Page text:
Armed with nothing but her knife and the hard lessons Trapper’s drilled into her, Elka flees into the frozen north in search of her real parents. But judging by the trail of blood dogging her footsteps, she hasn’t left Trapper behind — and he won’t be letting his little girl go without a fight.
Genre: thriller, horror Rating: ★★★
I went into The Wolf Road expecting a cat-and-mouse chase through the wilderness, and in some ways that’s what I got, but I also feel like there was so much more to this story than I ever could have anticipated. Elka discovers Trapper’s true identify extremely early on in the story, so the bulk of the book is about her on the run. However, along the way she meets riveting, charming, and sometimes vicious people, often getting into dangerous situations. She learns so much about herself along the way — not only about her background, but also about the type of person she is versus is not.
Summary: Melanie is a very special girl. Dr. Caldwell calls her “our little genius.”
Every morning, Melanie waits in her cell to be collected for class. When they come for her, Sergeant Parks keeps his gun pointing at her while two of his people strap her into the wheelchair. She thinks they don’t like her. She jokes that she won’t bite, but they don’t laugh.
Melanie loves school. She loves learning about spelling and sums and the world outside the classroom and the children’s cells. She tells her favorite teacher all the things she’ll do when she grows up. Melanie doesn’t know why this makes Miss Justineau look sad.
Genre: horror, science fiction Rating: ★★★★
Who knew a book about zombies could be so heartbreaking? I was not expecting this book to simultaneously tug at my heart, make me feel like yelling, and have me cheering for a little girl who maybe sometimes eats people. The Girl with All the Gifts truly has everything, and was a perfect October read.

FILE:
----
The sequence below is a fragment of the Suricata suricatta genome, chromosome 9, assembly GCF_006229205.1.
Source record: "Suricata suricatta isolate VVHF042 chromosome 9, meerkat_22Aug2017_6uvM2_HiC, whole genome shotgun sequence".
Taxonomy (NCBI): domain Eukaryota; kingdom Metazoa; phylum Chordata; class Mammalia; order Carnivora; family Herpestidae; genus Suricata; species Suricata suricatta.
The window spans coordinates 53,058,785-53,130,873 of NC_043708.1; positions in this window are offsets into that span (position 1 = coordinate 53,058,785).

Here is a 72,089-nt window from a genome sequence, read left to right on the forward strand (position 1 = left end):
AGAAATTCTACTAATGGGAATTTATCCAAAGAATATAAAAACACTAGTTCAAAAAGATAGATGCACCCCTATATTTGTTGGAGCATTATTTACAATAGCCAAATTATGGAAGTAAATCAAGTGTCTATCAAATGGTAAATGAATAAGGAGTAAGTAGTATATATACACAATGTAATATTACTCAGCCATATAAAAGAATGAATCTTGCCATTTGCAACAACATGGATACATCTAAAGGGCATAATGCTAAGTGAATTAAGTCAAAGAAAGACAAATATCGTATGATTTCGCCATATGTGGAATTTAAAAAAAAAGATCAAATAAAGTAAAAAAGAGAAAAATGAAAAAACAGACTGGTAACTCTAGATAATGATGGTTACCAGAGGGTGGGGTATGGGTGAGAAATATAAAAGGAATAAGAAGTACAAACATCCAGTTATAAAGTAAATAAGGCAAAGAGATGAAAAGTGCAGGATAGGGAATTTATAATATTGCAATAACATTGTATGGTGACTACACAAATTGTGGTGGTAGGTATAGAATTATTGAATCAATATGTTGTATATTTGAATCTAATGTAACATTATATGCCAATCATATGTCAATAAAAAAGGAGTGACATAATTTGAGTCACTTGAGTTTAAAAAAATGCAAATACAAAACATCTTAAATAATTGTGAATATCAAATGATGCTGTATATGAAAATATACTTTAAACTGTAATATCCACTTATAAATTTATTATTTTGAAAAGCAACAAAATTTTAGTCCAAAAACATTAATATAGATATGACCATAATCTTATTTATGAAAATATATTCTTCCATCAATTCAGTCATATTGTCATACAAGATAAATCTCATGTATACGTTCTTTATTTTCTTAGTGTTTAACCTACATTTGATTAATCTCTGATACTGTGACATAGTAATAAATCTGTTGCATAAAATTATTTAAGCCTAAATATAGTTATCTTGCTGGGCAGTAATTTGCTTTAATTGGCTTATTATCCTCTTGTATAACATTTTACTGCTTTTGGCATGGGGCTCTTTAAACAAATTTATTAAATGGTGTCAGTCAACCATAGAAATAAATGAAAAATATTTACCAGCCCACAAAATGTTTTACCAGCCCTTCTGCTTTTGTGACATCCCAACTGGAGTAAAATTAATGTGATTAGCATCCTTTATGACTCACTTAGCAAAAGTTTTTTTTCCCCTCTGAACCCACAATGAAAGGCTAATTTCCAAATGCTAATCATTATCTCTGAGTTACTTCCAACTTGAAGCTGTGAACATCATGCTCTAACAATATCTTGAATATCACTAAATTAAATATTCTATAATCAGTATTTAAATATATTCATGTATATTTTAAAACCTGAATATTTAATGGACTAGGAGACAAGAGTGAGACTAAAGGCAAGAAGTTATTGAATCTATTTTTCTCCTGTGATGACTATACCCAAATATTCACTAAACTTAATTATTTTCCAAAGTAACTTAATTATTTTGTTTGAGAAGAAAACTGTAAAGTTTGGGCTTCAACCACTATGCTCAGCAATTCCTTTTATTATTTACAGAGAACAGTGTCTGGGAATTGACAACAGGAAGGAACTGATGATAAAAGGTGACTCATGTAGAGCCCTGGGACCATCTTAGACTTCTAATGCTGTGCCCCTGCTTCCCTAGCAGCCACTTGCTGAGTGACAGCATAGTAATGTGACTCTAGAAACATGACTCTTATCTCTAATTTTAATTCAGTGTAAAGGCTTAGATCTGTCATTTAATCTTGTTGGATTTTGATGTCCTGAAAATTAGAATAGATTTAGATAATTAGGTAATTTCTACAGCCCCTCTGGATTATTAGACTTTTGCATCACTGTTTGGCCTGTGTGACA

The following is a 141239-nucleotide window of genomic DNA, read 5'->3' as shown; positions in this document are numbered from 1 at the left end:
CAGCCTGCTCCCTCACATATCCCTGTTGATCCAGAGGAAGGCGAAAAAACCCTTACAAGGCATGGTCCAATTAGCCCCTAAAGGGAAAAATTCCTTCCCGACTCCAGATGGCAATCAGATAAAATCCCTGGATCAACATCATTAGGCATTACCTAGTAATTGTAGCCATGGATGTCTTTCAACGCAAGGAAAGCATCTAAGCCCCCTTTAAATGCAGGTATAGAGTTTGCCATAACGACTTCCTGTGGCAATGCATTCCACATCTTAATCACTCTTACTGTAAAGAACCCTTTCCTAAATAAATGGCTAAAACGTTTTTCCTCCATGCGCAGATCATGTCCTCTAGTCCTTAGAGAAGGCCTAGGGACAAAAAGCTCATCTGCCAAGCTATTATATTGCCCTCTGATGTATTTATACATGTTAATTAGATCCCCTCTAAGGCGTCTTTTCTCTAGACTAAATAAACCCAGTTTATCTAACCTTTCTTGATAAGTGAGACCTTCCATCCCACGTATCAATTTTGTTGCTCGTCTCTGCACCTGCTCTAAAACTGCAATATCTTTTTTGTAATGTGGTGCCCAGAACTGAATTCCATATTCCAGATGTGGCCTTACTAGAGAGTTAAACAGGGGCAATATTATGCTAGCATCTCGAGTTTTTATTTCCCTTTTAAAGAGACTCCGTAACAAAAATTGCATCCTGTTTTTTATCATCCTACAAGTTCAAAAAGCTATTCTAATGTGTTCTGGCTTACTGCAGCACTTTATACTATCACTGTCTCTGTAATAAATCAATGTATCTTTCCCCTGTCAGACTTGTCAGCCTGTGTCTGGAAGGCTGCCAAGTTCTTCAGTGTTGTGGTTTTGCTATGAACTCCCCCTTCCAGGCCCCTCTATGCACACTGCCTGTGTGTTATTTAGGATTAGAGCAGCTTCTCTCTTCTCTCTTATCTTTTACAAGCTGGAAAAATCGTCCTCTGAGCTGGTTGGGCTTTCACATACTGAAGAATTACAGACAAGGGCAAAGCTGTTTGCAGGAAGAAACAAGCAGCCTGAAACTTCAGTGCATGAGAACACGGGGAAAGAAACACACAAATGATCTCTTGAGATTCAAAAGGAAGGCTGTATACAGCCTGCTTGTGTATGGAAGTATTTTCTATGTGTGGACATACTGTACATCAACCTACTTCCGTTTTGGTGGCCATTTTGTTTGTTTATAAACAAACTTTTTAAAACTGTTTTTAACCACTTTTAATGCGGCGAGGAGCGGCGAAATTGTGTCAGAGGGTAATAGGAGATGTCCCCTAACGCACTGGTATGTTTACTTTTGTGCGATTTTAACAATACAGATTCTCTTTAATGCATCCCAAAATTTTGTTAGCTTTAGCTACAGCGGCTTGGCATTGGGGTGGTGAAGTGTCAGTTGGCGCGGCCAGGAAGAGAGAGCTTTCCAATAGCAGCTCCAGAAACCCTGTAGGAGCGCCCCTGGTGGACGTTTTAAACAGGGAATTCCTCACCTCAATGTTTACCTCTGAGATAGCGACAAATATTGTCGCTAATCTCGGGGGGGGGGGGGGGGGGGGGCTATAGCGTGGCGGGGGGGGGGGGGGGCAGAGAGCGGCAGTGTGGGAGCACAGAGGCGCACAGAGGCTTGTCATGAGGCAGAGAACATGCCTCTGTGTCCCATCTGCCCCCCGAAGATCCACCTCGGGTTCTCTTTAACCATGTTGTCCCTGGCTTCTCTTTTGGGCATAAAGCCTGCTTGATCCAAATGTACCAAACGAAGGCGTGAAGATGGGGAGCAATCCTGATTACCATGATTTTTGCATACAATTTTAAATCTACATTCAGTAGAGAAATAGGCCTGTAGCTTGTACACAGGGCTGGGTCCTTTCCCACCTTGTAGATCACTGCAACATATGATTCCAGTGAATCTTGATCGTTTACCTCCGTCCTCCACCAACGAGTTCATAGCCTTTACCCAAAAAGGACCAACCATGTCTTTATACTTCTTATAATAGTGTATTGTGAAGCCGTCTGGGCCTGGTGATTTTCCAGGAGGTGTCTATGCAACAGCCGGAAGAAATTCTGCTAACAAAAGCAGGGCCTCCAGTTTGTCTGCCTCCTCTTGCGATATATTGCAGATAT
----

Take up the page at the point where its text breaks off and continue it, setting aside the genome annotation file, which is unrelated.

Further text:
Summary: Practical, unassuming Jane Shoringfield has decided the most secure path forward is this: a husband, in a marriage of convenience, who will allow her to remain independent and occupied with meaningful work. Her first choice, the dashing but reclusive doctor Augustine Lawrence, agrees to her proposal with only one condition: that she must never visit Lindridge Hall, his crumbling family manor. Yet on their wedding night, an accident strands her at his door in a rainstorm, and she finds him changed. Gone is the bold, courageous surgeon, and in his place is a terrified, paranoid man—one who cannot tell reality from nightmare, and fears Jane is an apparition, come to haunt him. By morning, Augustine is himself again, but Jane knows something is deeply wrong at Lindridge Hall, and with the man she has so hastily bound her safety to.
The Death of Jane Lawrence boasts inspiration from stories like Crimson Peak and Rebecca, but the biggest difference between these stories is that Jane Lawrence packs all the punches and isn’t afraid to go beyond what you would expect from a gothic horror novel. Don’t get me wrong, Crimson Peak and Rebecca are equally deserving of their praise, but Jane Lawrence pushes the envelope, diving deeper into a truly haunting world that will leave you questioning what, exactly, you just read.